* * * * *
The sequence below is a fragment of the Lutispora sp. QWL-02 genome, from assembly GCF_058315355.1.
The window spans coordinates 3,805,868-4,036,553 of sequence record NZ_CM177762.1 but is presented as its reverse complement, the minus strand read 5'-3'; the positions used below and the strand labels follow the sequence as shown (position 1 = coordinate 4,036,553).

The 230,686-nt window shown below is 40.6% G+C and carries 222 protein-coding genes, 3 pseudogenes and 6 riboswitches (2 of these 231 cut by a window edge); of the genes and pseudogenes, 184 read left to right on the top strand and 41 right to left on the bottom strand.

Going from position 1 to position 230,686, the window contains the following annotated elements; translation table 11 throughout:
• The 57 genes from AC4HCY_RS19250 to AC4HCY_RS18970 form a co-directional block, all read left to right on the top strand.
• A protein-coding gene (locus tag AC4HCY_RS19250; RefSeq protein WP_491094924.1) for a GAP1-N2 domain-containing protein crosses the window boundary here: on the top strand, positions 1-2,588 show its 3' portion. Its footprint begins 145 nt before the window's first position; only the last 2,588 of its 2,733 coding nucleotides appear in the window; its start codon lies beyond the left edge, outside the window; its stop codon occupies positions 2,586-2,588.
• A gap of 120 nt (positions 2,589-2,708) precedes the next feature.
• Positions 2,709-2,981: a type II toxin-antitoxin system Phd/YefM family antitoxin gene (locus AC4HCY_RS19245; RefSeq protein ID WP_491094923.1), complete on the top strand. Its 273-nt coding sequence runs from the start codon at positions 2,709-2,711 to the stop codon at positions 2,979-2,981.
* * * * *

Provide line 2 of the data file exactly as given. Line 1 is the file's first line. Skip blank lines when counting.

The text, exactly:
The window spans coordinates 3,805,868-4,036,553 of sequence record NZ_CM177762.1 but is presented as its reverse complement, the minus strand read 5'-3'; the positions used below and the strand labels follow the sequence as shown (position 1 = coordinate 4,036,553).